IoT Sensors are also Being Used –

  • In monitoring goods throughout the entire supply chain by retailers. Valuable data such as location, humidity, temperature, providing insights into quality control, shock and tilt, and traceability are found.
  • IoT leverages tracking solutions that help determine the safety of the materials, whether they are delivered on time, and transported in ideal conditions. Data helps retailers to execute their transport logistics more efficiently, reduce product damage and avoid loss.
  • IoT is increasingly helping and adding value to the logistics chain. According to a survey by Deloitte Review on the Internet of Things potential to recast supply chain management, “74 percent of those who implemented initiatives such as sensor-based logistics saw increases in revenue.”

Changing Attitudes and Culture

Consumer businesses may experiment with affordable and available technologies like IoT from scratch. Businesses must also set a pre-defined goal for the whole organization to meet the needs of consumers in the 21st century. Managing this transformation and who should lead it can be a bit confusing. Consumer business’ management teams can learn lessons from IT department past experiences. 

Since the internet grew to dominate corporate IT strategy, IT professionals needed to respond more quickly than ever before. They adopted an agile methodology whereby projects are broken into discrete chunks and developed and tested in short sprints. Being on the same lines with this approach is necessary for a general business to achieve rapid changes required to thrive in the consumer-centric world.

  • Success might require working in new teams, across traditional boundaries. In many consumer organizations, marketing is focused on the consumer, while operations focus on making existing processes more efficient.
  • The two groups hardly agree but it is time they did. Engage various groups across the businesses to work in novel and better ways. Do not treat all groups the same.
  • Along with adopting new technologies, it is essential to achieve the right culture for change. Disagreements or refusal to change can easily lead a well thought-out project to disaster. A change in culture will be necessary within the organization.
  • IoT fosters collaboration between companies, suppliers, manufacturers, and retailers.
  • IoT even has the potential to support collaboration across previously separate industries. For example, consumer goods companies, retailers, healthcare providers, and pharmaceutical firms can work together.

Food Safety Monitoring

Retailers from the food and beverage industry are using IoT technology to monitor temperature of storage spaces that maintains food hygiene and expiry. Perishable food spoilage in the retail grocery industry leads to a significant loss, with business owners losing $70 million annually due to food spoilage only.

IoT solutions are helping FMCG businesses from incurring huge losses because of spoilage. It is ensuring that food safety procedures are followed by accurately monitoring the temperature of food storage facilities. This is carried out with a simple device installed in the storage unit and linked to an online dashboard. Retailers get alerts when there is any change in temperature levels. Real-time data from IoT sensors helps retailers maintain optimal freshness and reduce waste by protecting perishable goods.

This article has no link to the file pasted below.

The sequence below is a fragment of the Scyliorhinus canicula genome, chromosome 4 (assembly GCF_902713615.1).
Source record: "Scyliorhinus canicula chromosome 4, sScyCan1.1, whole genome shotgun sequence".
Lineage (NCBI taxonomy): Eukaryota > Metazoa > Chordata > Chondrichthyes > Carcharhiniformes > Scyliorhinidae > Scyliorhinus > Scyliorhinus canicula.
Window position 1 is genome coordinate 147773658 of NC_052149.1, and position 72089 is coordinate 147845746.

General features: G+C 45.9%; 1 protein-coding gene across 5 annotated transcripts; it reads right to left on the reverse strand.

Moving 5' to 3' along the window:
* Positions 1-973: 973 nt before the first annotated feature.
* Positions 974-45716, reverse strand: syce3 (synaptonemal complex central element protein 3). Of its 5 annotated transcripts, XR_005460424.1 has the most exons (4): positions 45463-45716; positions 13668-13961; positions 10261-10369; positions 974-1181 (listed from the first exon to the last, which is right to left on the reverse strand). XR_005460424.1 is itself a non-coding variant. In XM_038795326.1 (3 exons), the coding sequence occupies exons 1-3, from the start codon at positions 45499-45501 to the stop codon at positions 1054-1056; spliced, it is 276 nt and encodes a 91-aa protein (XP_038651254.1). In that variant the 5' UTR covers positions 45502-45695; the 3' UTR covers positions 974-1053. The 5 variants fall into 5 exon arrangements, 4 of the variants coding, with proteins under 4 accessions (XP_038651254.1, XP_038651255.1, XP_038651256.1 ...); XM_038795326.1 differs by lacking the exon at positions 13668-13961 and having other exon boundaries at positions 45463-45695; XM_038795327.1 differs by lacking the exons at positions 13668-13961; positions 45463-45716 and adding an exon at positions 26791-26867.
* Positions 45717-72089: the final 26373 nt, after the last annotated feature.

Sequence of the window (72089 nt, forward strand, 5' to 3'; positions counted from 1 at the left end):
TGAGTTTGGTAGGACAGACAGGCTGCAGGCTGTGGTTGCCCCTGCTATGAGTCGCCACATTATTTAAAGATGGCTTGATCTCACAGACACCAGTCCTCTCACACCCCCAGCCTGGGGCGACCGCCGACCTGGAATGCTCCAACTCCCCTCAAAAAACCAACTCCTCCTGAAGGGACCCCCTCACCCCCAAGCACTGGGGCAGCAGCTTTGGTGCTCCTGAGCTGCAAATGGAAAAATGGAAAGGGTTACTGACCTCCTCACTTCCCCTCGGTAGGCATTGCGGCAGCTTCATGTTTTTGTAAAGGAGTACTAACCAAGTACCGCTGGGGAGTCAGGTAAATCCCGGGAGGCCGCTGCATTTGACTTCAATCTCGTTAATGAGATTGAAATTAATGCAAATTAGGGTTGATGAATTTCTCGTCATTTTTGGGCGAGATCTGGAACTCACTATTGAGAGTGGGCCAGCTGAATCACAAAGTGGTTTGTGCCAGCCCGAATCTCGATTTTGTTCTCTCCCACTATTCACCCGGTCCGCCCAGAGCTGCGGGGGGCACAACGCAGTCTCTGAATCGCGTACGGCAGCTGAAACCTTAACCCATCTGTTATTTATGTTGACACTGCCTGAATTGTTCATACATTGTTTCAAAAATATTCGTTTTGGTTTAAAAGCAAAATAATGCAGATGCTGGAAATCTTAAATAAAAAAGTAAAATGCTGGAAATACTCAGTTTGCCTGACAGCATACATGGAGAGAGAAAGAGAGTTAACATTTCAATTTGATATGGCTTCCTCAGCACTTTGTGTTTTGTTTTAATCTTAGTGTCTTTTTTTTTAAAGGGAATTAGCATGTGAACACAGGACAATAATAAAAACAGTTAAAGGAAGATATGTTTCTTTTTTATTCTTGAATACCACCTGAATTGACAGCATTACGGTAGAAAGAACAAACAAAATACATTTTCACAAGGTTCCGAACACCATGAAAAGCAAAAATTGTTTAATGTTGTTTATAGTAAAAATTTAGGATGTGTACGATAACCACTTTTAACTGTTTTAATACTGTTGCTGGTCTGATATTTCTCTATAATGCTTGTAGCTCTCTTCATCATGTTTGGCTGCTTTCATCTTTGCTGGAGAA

Asset Tracking

To track lost shopping carts and baskets, retailers are using IoT technology solutions. Tracking carts and baskets help reduce the cost of having to replace them. Shopping carts are expensive for retailers to replace. Retailers can track in-store shopping carts and baskets by placing sensors on them. It gives them access to the exact location and receive status updates and alerts if they’re damaged or stolen. 

Carts and baskets have tracking systems installed on them. These solutions can function indoors and outdoors and can run for months or even years without having to replace the batteries. Retailers can improve customer experience using these sensors and ensuring that the stores always have enough shopping baskets and carts for shoppers.

About 7 billion IoT-connected devices are existing today as per IoT analytics. This total is projected to reach $25 billion by 2021, with a large chunk of those devices used by retailers. Retailers will embrace the technology more as IoT networks become more ubiquitous. They will use it across their operations to enhance customer experience and improve business efficiencies.


Now, the big question is – How do consumer businesses benefit from the Internet of Things and plan their course of action?

Targeted collaboration is a must across the organization. Businesses accept the power of IoT in solving discrete problems, such as reducing supply chain waste or slashing factory down time. The Internet of Things is still in the initial stages of implementation. But IoT deployments have captured a significant position like other recent digital technology revolutions, the onset of the Internet and continuous rise of mobile, social media, and ecommerce. 

Quickly changing customer expectations and industry competition may require retailers to look at the IoT even more aggressively than they have other technology disruptions. Waiting does not appear to be an option for retailers that want to protect market share and position themselves for future growth. Retailers that take the lead in this space definitely will be ahead in an already competitive environment. 

Early adopters of IoT will be in an advantageous position to quickly deliver IoT-enabled capabilities that can increase revenue, reduce costs and drive a differentiated brand experience. The IoT will be a driving force in retail operations.